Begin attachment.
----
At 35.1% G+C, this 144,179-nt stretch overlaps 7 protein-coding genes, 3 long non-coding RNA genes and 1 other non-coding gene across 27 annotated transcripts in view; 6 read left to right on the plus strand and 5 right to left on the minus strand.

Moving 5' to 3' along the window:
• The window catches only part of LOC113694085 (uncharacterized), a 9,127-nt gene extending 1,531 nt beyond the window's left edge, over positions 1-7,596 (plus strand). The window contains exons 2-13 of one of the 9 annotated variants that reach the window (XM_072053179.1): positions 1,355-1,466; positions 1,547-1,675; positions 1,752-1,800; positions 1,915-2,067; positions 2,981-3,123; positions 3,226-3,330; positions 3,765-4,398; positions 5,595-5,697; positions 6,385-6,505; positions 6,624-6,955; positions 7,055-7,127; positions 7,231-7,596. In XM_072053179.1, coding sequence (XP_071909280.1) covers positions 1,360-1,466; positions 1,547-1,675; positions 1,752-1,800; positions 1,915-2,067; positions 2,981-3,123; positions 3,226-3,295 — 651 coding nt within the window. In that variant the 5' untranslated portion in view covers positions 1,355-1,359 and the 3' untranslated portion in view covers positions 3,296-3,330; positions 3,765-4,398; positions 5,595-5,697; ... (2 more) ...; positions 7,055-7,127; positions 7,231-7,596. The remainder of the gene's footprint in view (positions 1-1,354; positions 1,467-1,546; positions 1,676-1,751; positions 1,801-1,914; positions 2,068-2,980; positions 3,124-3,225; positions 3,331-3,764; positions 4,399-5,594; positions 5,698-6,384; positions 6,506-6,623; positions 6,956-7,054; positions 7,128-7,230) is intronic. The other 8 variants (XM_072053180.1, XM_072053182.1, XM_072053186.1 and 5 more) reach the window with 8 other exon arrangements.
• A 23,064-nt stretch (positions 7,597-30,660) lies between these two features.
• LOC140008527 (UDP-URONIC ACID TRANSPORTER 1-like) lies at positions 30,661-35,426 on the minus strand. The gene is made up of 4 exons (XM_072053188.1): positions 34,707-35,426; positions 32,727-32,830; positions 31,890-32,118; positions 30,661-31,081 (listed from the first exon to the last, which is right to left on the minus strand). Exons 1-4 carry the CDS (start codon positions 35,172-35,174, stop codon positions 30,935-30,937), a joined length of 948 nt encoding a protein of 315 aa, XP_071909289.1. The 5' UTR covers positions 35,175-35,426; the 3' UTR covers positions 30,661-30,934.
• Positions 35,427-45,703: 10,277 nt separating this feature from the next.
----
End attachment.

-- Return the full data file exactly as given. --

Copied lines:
At 35.1% G+C, this 144,179-nt stretch overlaps 7 protein-coding genes, 3 long non-coding RNA genes and 1 other non-coding gene across 27 annotated transcripts in view; 6 read left to right on the plus strand and 5 right to left on the minus strand.

Moving 5' to 3' along the window:
• The window catches only part of LOC113694085 (uncharacterized), a 9,127-nt gene extending 1,531 nt beyond the window's left edge, over positions 1-7,596 (plus strand). The window contains exons 2-13 of one of the 9 annotated variants that reach the window (XM_072053179.1): positions 1,355-1,466; positions 1,547-1,675; positions 1,752-1,800; positions 1,915-2,067; positions 2,981-3,123; positions 3,226-3,330; positions 3,765-4,398; positions 5,595-5,697; positions 6,385-6,505; positions 6,624-6,955; positions 7,055-7,127; positions 7,231-7,596. In XM_072053179.1, coding sequence (XP_071909280.1) covers positions 1,360-1,466; positions 1,547-1,675; positions 1,752-1,800; positions 1,915-2,067; positions 2,981-3,123; positions 3,226-3,295 — 651 coding nt within the window. In that variant the 5' untranslated portion in view covers positions 1,355-1,359 and the 3' untranslated portion in view covers positions 3,296-3,330; positions 3,765-4,398; positions 5,595-5,697; ... (2 more) ...; positions 7,055-7,127; positions 7,231-7,596. The remainder of the gene's footprint in view (positions 1-1,354; positions 1,467-1,546; positions 1,676-1,751; positions 1,801-1,914; positions 2,068-2,980; positions 3,124-3,225; positions 3,331-3,764; positions 4,399-5,594; positions 5,698-6,384; positions 6,506-6,623; positions 6,956-7,054; positions 7,128-7,230) is intronic. The other 8 variants (XM_072053180.1, XM_072053182.1, XM_072053186.1 and 5 more) reach the window with 8 other exon arrangements.
• A 23,064-nt stretch (positions 7,597-30,660) lies between these two features.
• LOC140008527 (UDP-URONIC ACID TRANSPORTER 1-like) lies at positions 30,661-35,426 on the minus strand. The gene is made up of 4 exons (XM_072053188.1): positions 34,707-35,426; positions 32,727-32,830; positions 31,890-32,118; positions 30,661-31,081 (listed from the first exon to the last, which is right to left on the minus strand). Exons 1-4 carry the CDS (start codon positions 35,172-35,174, stop codon positions 30,935-30,937), a joined length of 948 nt encoding a protein of 315 aa, XP_071909289.1. The 5' UTR covers positions 35,175-35,426; the 3' UTR covers positions 30,661-30,934.
• Positions 35,427-45,703: 10,277 nt separating this feature from the next.